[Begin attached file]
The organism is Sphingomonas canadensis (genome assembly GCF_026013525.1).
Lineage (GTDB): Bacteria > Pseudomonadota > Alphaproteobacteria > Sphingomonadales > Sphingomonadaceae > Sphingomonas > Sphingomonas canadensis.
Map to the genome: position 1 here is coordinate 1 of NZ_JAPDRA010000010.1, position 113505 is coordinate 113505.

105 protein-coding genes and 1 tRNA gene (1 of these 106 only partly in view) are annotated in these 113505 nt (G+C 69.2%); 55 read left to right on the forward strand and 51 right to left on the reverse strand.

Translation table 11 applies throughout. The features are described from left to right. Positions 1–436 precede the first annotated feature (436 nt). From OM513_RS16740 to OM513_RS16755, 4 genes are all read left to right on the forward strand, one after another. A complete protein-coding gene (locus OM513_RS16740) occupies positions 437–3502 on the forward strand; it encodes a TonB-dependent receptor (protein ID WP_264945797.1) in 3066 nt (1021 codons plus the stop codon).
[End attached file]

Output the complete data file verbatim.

The organism is Sphingomonas canadensis (genome assembly GCF_026013525.1).
Lineage (GTDB): Bacteria > Pseudomonadota > Alphaproteobacteria > Sphingomonadales > Sphingomonadaceae > Sphingomonas > Sphingomonas canadensis.
Map to the genome: position 1 here is coordinate 1 of NZ_JAPDRA010000010.1, position 113505 is coordinate 113505.

105 protein-coding genes and 1 tRNA gene (1 of these 106 only partly in view) are annotated in these 113505 nt (G+C 69.2%); 55 read left to right on the forward strand and 51 right to left on the reverse strand.

Translation table 11 applies throughout. The features are described from left to right. Positions 1–436 precede the first annotated feature (436 nt). From OM513_RS16740 to OM513_RS16755, 4 genes are all read left to right on the forward strand, one after another. A complete protein-coding gene (locus OM513_RS16740) occupies positions 437–3502 on the forward strand; it encodes a TonB-dependent receptor (protein ID WP_264945797.1) in 3066 nt (1021 codons plus the stop codon).